SpaceX just took a significant step in its mission to ferry astronauts to space. The commercial aerospace manufacturer has successfully completed a vital test of launch escape system of its latest Crew Dragon capsule. During the trial, on Sunday, SpaceX has purposefully smashed one of its rockets as a part of the test. Finally, after months of expectancy, SpaceX’s Crew Dragon has reached its eventual major milestone in a long-term testing schedule. The victory sets the stage for astronauts to start using the space vehicle for journeys to the ISS. The launch took place on Sunday at 10:30 am ET from Kennedy Space Center, Florida. After around 84 seconds, the capsule purposely expelled itself from the rocket to pretend how it could protect passengers if something goes wrong during launch.
Notably, the Capsule did not include any crew members during the flight. IFA or in-flight abort test remained the last crucial obstacle for SpaceX. Indeed, it was essential for the company to clear afore starting carrying astronauts to and from the ISS. Well, Sunday’s launch arrives after the company scrubbed a launch scheduled on Saturday. Marie Lewis, a NASA representative, said it is the first-ever escape system. As per the executive, SpaceX’s latest mission aimed to initiate a launch escape briefly after takeoff and show the capsule’s potential to detach separately from the rocket in the dubious event of a mid-flight emergency.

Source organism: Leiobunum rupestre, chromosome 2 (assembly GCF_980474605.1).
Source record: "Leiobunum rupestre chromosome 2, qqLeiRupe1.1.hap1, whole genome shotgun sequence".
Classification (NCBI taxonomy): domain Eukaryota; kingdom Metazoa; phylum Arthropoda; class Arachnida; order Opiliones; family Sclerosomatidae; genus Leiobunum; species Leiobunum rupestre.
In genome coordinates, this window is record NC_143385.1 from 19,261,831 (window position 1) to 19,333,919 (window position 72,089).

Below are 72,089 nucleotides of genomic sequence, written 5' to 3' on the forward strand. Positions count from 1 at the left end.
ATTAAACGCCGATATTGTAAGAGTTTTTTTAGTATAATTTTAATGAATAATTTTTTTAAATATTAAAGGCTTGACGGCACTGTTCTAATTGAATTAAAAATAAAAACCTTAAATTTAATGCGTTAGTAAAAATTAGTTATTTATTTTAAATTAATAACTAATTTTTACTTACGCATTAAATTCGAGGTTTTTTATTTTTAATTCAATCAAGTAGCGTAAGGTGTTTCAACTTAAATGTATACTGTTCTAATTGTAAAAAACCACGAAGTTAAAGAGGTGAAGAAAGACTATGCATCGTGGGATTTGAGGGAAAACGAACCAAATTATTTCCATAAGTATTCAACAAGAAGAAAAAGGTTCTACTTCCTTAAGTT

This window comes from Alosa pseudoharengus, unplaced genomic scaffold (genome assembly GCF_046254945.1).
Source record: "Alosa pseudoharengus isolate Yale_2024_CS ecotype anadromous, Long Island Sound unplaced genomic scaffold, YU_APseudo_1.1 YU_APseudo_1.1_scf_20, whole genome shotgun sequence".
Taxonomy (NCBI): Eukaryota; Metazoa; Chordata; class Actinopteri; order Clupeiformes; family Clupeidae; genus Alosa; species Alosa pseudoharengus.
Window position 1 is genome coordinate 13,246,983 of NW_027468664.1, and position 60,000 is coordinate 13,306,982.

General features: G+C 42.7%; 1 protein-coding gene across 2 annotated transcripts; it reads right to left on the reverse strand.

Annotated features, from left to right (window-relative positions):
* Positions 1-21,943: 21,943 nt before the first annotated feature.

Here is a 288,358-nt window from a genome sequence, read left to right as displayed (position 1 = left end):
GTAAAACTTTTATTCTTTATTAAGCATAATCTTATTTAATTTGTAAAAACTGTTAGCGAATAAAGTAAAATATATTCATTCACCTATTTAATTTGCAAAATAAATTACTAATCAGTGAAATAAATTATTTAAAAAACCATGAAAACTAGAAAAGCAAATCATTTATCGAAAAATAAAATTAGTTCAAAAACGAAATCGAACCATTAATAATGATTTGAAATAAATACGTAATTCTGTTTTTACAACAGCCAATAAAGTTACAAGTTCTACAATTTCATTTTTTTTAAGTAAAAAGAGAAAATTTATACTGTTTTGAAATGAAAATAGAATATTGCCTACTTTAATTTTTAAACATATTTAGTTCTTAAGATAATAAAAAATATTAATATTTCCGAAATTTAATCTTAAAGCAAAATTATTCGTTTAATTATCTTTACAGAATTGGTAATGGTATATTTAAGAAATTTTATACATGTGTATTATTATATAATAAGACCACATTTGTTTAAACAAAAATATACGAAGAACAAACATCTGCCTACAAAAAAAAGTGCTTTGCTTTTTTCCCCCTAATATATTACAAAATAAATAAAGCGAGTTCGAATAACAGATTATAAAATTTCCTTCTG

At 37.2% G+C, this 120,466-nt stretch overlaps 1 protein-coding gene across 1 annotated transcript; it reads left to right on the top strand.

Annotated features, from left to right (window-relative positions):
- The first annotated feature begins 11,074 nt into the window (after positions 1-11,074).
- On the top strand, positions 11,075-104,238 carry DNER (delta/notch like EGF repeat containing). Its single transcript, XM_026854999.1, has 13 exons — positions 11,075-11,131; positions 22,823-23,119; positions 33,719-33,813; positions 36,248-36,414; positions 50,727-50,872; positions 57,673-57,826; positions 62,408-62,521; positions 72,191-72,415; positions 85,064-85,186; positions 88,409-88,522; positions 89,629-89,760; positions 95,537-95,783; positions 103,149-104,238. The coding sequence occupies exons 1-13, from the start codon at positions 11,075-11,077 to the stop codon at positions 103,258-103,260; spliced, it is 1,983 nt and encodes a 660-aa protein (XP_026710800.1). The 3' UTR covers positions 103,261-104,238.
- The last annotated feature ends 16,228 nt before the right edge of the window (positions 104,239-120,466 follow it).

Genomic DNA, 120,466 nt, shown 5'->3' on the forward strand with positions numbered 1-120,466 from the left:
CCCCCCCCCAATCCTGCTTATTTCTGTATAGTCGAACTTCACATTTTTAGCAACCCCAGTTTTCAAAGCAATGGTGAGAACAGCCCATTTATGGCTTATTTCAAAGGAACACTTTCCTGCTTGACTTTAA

On the other hand, Kathy Lueders, commercial crew program manager of NASA, said IFA was their last crucial milestone. She also noted that the crewed mission to the ISS could take place as early as March. Crew Dragon splashed down in the Atlantic Ocean around 10 minutes after the launch. Well, SpaceX is not the first commercial company to design and test a crew capsule. Last year, Boeing had launched a pad abort test of its Starliner spacecraft. Thus, both Boeing and SpaceX are preparing to launch their first-ever crewed missions by the end of the year.